Prayer That Opens Heaven
The Majestic Promise in Matthew 18
"Again I say unto you, that if two of you shall agree on earth as touching any thing that they shall ask, it shall be done for them of My Father which is in heaven" (Matt. 18:19).
The true force of the above words is, "If two of you shall symphonize" shall make one common sound. There must be no jarring note, no discordant element. We read in the first chapter of Acts 1:14 in reference to the first apostles: "These all continued in one accord in prayer and supplication, with the women, and Mary the mother of Jesus, and with His brethren."
Should not we go and do likewise? Is there not a sad lack of this "one accord" "one place" principle in our midst? Supposing we find ourselves in a group where there is spiritual death and darkness. Withering formalism seems to have settled down upon the entire place. Powerless profession, dead routine, stupefying mechanical religiousness are only too evident. What is to be done? Are we to yield to the paralyzing power that blankets the group? Assuredly not!
If not, what then? Let us, even if there are only two who really feel the condition of things, let us get together with one accord and pour out our hearts to God. Let us wait on Him with united, firm purpose, until He will send a copious shower of blessing upon the barren spot. Let us not yield to that which is rightly called fatalism and say, "God is sovereign and He works according to His own will. We must wait His time. Human effort is in vain. We cannot get up a revival. We must beware of mere excitement."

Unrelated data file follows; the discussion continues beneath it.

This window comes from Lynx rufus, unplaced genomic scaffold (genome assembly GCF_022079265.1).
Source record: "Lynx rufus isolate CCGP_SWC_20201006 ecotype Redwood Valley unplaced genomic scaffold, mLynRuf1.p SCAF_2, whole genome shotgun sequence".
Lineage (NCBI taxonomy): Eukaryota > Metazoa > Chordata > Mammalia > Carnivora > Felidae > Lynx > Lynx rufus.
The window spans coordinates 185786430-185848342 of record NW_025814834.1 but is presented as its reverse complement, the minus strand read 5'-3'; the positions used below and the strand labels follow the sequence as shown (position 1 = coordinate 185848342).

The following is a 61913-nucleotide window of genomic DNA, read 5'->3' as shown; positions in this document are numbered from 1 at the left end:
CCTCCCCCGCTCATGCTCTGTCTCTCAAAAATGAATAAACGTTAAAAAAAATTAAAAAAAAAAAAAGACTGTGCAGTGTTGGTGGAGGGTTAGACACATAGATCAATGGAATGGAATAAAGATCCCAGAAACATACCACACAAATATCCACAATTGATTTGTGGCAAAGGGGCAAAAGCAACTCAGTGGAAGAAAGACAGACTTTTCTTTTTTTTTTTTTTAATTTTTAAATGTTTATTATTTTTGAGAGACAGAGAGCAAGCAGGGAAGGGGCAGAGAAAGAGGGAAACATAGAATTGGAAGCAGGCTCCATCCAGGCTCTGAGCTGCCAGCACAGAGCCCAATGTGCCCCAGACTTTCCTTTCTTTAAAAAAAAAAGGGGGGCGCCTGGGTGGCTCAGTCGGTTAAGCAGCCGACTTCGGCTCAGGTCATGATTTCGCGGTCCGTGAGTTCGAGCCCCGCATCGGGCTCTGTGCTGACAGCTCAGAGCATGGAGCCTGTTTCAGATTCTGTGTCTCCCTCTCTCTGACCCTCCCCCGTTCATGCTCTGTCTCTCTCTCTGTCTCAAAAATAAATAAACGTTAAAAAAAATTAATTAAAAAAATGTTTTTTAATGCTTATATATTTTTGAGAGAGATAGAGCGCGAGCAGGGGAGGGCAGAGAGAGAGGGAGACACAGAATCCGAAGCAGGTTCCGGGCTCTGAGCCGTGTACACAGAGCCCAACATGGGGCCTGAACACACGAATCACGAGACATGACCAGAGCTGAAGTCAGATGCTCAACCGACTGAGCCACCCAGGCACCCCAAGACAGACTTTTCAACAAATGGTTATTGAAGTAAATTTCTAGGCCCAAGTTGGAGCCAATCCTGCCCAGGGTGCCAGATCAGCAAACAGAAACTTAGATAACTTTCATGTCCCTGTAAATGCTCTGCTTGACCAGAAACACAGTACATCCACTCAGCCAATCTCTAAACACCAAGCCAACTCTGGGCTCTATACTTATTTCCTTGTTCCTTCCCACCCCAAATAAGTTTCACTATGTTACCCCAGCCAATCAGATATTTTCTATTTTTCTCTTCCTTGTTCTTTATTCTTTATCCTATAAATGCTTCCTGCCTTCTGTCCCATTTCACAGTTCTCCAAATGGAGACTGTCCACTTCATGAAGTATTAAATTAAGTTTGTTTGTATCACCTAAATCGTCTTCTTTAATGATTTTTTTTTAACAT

Nothing can touch the truth or weaken the force of Matthew 18:19. It stands in all its blessed fullness, freeness and preciousness before the eye of faith. Its terms are clear and unmistakable. "If two of you shall agree on earth as touching any thing that they shall ask, it shall be done for them of My Father which is in heaven."
Here is our warrant for coming together to pray for anything that may be laid on our hearts. Are we mourning all the coldness, indifference and barrenness around us? Are we discouraged by the little apparent fruit of the preaching of the Gospel the lack of power in the preaching itself and the total absence of practical result? Are our souls cast down by the dullness, heaviness, barrenness and low tone of all our gatherings?
What are we to do? Fold our arms in cold indifference? Give up in despair? Shall we give vent to complaining, murmuring, fretfulness or irritation? God forbid. What then? Come together "with one accord in one place." Get down on our faces before our God and pour out our hearts, as the heart of one man pleading Matthew 18:19. This, we may rest assured, is the grand remedy and the unfailing resource.
It is perfectly true that "God is sovereign," and this is the very reason why we should wait on Him in prayer. It is perfectly true that "human effort is in vain," and that is the very reason for seeking divine power. It is perfectly true that "we cannot get up a revival." That is the very reason that through prayer we must seek to get it down. So long as Matthew18:19 shines before our eyes so long as Christ is at the right hand of God the blessing is sure to come.
In Matthew 21:22 we find another of the essential conditions of effectual prayer: "And all things, whatsoever ye shall ask in prayer, believing, ye shall receive." What a marvelous statement! It opens the very treasury of Heaven to faith. There is absolutely no limit. Our blessed Lord assures us that we shall receive whatsoever we ask in simple faith.
The apostle James, under the inspiration of the Holy Spirit, gives us a similar assurance in reference to the matter of asking for wisdom: "If any of you lack wisdom, let him ask of God that giveth to all liberally and upbraideth not and it shall be given him. But" here is the moral condition "let him ask in faith, nothing wavering: for he that wavereth is like a wave of the sea driven with the wind and tossed. For let not that man think that he shall receive anything of the Lord" (1:5-7).